‘They flew away,’ Wendy continued, ‘to the Neverland, where the lost children are.’

‘I just thought they did,’ Curly broke in excitedly. ‘I don’t know how it is, but I just thought they did.’

‘O Wendy,’ cried Tootles, ‘was one of the lost children called Tootles?’

‘Yes, he was.’

‘I am in a story. Hurrah, I am in a story, Nibs.’

‘Hush. Now, I want you to consider the feelings of the unhappy parents with all their children flown away.’

‘Oo!’ they all moaned, though they were not really considering the feelings of the unhappy parents one jot.

‘Think of the empty beds!’


‘It’s awfully sad,’ the first twin said cheerfully.

‘I don’t see how it can have a happy ending,’ said the second twin. ‘Do you, Nibs?’

‘I’m frightfully anxious.’

‘If you knew how great is a mother’s love,’ Wendy told them triumphantly, ‘you would have no fear.’ She had now come to the part that Peter hated.

‘I do like a mother’s love,’ said Tootles, hitting Nibs with a pillow. ‘Do you like a mother’s love, Nibs?’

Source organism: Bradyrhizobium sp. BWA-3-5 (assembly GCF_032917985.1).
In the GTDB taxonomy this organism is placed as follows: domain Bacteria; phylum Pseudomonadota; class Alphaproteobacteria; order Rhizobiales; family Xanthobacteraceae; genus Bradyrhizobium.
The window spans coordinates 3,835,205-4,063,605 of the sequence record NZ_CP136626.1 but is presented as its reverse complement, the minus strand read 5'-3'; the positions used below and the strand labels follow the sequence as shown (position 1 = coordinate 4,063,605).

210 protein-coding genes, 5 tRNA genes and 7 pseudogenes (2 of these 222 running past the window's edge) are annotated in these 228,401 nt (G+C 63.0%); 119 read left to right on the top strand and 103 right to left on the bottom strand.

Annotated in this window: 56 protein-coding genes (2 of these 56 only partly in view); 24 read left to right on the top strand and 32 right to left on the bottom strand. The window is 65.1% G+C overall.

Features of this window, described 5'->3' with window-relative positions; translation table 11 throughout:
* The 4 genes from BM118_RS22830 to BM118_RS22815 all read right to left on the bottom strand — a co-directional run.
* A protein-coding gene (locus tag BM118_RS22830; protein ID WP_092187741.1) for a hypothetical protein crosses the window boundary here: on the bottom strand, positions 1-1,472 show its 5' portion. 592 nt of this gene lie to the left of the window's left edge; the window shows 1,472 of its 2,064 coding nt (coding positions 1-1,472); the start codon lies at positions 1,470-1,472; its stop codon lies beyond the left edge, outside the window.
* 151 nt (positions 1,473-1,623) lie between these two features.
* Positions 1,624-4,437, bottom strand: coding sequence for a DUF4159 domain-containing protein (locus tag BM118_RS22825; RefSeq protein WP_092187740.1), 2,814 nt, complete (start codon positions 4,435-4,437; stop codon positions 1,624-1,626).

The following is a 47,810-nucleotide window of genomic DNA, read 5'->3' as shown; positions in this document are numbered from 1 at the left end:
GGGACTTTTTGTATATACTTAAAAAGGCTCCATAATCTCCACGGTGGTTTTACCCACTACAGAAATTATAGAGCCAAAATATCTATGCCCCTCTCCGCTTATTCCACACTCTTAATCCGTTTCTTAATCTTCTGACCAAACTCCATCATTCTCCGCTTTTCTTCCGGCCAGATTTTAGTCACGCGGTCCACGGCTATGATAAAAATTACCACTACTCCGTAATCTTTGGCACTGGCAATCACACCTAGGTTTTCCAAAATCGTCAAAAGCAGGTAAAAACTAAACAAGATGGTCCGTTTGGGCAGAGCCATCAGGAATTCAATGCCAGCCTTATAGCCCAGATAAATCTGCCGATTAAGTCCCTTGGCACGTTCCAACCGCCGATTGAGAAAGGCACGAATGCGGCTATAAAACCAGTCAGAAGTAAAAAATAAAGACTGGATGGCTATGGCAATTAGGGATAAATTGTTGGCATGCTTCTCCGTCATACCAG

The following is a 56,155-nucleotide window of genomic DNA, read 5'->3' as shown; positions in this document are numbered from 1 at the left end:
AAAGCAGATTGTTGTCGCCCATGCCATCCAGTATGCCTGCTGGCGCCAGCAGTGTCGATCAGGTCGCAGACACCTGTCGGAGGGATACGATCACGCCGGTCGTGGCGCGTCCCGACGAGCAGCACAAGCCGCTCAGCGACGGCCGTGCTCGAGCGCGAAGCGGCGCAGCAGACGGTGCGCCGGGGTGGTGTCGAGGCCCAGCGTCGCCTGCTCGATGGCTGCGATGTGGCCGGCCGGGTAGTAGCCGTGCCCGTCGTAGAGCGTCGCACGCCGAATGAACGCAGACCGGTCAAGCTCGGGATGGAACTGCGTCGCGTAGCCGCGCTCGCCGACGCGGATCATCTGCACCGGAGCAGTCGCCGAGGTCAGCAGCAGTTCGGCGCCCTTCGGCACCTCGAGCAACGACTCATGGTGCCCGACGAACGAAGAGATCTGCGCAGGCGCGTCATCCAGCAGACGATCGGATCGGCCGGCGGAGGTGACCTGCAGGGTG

‘I do just,’ said Nibs, hitting back.

‘You see,’ Wendy said complacently, ‘our heroine knew that the mother would always leave the window open for her children to fly back by; so they stayed away for years and had a lovely time.’

‘Did they ever go back?’

‘Let us now,’ said Wendy, bracing herself for her finest effort, ‘take a peep into the future’; and they all gave themselves the twist that makes peeps into the future easier. ‘Years have rolled by; and who is this elegant lady of uncertain age alighting at London Station?’

‘O Wendy, who is she?’ cried Nibs, every bit as excited as if he didn’t know.

‘Can it be—yes—no—it is—the fair Wendy!’


‘And who are the two noble portly figures accompanying her, now grown to man’s estate? Can they be John and Michael? They are!’


“‘See, dear brothers,” says Wendy, pointing upwards, “there is the window still standing open. Ah, now we are rewarded for our sublime faith in a mother’s love.” So up they flew to their mummy and daddy; and pen cannot describe the happy scene, over which we draw a veil.’

  By PanEris using Melati.

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